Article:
Christie Administration Recognizes National Donor Day
Valentine's Day is more than chocolates and roses. February 14 is also National Donor Day, and the New Jersey Department of Health is joining with the New Jersey Motor Vehicles Commission (MVC) to recognize those throughout the state who have helped save people's lives by donating organs, tissue, bone marrow or blood; and to encourage others to sign up to become a donor.
"Giving the gift of life by becoming an organ donor is a way to extend the special kindness of Valentine's Day to others who need life-saving transplants," said Health Commissioner Mary E. O'Dowd. "One donor can save up to eight lives and restore health to 50 others."
The Motor Vehicle Commission, which accounts for the majority of donor registrations in New Jersey, has worked closely with the state's organ procurement organizations to boost awareness and donor rolls. In 2012, registrations at the MVC agencies grew by nearly 14 percent statewide with agencies in Newark, Lodi and Bayonne leading the group with increases more than 31% each.
"Our work is far from over," said MVC Chairman and Chief Administrator Raymond P. Martinez, who will once again make it his personal mission during Donate Life Month in April to promote organ donation. "At the end of the day, our employees are the frontline ambassadors for organ and tissue donation in New Jersey and we continue to take that responsibility very seriously."
New Jersey's MVC is the gateway for tens of thousands of drivers to make the decision to save lives by simply checking a box or speaking to an MVC clerk.
According to the Organ Procurement and Transplantation Network (OPTN), more than 121,000 people nationwide are currently on the organ transplant wait list, including approximately 3,200 New Jersey residents. The United Network for Organ Sharing (UNOS) estimates that one new name is added to this list every 10 minutes and 18 people die each day waiting on this list.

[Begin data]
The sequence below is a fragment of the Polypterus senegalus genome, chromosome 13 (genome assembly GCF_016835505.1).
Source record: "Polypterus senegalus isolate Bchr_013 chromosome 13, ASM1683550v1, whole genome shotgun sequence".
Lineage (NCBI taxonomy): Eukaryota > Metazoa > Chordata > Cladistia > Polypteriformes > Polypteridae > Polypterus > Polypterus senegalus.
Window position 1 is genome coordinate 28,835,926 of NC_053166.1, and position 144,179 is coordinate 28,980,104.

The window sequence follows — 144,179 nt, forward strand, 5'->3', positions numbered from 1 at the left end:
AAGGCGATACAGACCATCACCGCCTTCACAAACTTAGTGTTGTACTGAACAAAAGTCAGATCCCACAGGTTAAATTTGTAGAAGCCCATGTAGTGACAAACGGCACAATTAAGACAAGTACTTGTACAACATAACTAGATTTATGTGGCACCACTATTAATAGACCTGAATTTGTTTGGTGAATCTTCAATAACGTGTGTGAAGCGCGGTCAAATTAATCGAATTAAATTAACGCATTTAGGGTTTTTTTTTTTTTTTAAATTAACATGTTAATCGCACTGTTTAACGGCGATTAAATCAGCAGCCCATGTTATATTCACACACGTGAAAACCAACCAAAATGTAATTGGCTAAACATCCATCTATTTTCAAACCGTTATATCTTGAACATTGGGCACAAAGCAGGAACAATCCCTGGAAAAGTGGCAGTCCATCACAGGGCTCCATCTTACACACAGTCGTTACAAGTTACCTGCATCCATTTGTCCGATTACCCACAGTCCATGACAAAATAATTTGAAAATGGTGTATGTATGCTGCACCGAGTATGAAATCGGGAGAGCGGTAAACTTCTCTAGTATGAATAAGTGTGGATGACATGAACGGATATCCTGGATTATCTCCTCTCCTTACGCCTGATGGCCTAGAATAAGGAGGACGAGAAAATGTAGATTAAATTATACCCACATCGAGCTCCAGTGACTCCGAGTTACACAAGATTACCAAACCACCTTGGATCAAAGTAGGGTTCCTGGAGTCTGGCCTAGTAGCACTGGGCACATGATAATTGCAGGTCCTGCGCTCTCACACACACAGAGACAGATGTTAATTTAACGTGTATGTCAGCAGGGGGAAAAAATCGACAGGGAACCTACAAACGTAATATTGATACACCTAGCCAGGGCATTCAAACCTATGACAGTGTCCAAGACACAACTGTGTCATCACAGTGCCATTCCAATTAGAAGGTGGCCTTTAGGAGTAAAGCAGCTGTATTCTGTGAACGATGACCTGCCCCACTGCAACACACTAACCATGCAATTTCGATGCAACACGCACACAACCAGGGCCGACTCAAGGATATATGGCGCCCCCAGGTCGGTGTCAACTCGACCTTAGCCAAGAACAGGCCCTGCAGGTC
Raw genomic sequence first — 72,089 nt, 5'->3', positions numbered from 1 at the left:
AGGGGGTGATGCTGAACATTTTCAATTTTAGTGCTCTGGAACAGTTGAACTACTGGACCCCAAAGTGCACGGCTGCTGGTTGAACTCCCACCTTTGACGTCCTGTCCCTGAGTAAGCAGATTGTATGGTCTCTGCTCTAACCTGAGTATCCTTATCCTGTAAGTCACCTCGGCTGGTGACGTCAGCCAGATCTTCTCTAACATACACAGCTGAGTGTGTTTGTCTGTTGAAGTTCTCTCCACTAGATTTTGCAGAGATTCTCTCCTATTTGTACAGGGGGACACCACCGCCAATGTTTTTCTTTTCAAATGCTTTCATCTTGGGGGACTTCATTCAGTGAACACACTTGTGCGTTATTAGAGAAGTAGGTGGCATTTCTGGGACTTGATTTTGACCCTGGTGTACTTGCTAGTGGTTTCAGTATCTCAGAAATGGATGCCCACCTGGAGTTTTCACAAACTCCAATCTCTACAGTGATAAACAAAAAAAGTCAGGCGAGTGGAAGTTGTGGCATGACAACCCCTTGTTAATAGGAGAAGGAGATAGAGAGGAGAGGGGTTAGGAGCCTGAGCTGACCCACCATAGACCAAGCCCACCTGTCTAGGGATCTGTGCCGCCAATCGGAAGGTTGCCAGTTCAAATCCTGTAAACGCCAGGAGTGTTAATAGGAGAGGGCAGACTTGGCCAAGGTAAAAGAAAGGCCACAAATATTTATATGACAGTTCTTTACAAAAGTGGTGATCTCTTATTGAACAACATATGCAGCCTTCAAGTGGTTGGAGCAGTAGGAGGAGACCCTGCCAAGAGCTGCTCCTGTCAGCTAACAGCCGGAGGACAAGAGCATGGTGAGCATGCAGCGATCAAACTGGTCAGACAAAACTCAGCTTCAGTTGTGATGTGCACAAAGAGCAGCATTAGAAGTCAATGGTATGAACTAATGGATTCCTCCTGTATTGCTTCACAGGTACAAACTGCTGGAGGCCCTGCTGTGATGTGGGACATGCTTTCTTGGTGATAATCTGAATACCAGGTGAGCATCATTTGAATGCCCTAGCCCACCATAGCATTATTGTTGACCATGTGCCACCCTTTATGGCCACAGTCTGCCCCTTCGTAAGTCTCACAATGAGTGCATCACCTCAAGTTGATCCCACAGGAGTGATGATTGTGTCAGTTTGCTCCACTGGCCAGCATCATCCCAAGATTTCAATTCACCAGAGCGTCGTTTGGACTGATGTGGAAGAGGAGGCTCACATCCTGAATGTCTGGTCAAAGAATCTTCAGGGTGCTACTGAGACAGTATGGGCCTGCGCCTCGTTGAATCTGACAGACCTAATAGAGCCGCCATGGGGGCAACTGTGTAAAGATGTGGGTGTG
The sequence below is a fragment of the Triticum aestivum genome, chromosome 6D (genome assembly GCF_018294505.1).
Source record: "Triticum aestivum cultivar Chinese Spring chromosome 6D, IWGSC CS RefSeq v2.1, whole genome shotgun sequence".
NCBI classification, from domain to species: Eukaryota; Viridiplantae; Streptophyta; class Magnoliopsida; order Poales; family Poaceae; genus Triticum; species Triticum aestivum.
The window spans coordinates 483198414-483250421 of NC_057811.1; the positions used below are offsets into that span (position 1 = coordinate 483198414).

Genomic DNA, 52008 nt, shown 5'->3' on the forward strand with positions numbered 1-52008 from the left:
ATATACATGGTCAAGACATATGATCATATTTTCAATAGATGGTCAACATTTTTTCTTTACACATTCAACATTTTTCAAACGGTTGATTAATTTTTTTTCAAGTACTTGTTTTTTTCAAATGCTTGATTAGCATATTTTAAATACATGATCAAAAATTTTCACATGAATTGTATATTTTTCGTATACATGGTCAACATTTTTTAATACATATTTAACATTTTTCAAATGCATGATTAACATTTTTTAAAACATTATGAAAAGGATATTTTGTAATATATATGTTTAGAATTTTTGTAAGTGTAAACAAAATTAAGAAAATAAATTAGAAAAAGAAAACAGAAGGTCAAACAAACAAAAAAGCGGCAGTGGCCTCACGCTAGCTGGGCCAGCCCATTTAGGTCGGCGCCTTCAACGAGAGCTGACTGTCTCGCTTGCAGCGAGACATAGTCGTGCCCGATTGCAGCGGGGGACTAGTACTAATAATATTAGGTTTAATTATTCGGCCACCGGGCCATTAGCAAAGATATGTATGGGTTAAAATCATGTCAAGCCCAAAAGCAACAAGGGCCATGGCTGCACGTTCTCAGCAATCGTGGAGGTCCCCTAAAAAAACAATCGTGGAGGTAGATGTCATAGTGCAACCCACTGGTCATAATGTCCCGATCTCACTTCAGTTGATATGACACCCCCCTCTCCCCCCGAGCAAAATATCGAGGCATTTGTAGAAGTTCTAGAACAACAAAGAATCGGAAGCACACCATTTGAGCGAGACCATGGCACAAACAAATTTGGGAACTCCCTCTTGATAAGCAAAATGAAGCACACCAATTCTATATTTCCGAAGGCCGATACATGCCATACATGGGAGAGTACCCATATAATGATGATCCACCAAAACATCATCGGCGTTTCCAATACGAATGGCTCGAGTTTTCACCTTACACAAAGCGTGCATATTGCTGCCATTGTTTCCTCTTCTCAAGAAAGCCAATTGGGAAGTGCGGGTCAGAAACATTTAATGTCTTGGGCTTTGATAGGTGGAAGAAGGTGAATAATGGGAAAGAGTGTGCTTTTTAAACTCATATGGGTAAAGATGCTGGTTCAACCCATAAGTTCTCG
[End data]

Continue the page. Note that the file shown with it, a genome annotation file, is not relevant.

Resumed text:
In 2013, approximately 26,500 people received organ transplants in the U.S., the majority of which were kidney transplants. Other life-saving organs include heart, liver, lung, pancreas and intestine.
In New Jersey, 519 life-saving transplants were performed in 2013. However, the number of New Jerseyans currently on the wait list for organ donation include: 22 people for heart transplant; 2,913 people for kidneys; 39 for kidney/pancreas transplant; 215 for liver transplant; 2 for lungs; and 23 for pancreas transplant.
Blood and bone marrow are among the tissue donations in constant demand. Blood is needed for surgeries and patients with injuries and illnesses. Bone marrow is used for treating cancers, sickle cell anemia and other immune system and genetic disorders. Other life-saving tissue donations include skin, heart valves, bone, ligaments, veins and arteries.
The need for organ and tissue donations and the shortage of donors affects people of all ethnic groups. This need is greatest among African Americans and Hispanics who have disproportionately high rates of hypertension, diabetes and obesity - diseases which more often require organ transplants.
New Jersey needs blood donations from all ethnic and racial groups. Some blood types, such as B positive, are more prevalent among certain groups, and these are often in short supply. Some African Americans have rare blood types like U negative or Duffy negative, which are rare in other ethnic groups.
The MVC offers three ways to become an organ and tissue donor in New Jersey: People can add their name to the donor registry during a driver's license or I.D. transaction, register online at www.njmvc.gov or request a paper registration at (800) 742-7365.
Organ donation organizations such as the NJ Sharing Network and Donate Life NJ/Gift of Life Donor Program provide information on becoming an organ and tissue donor.
People interested in bone marrow and blood stem cell donation can register through the Be The Match Registry at www.marrow.org. To become a blood donor visit www.njsave3lives.com for a calendar of public blood drives and a contact list of local blood centers.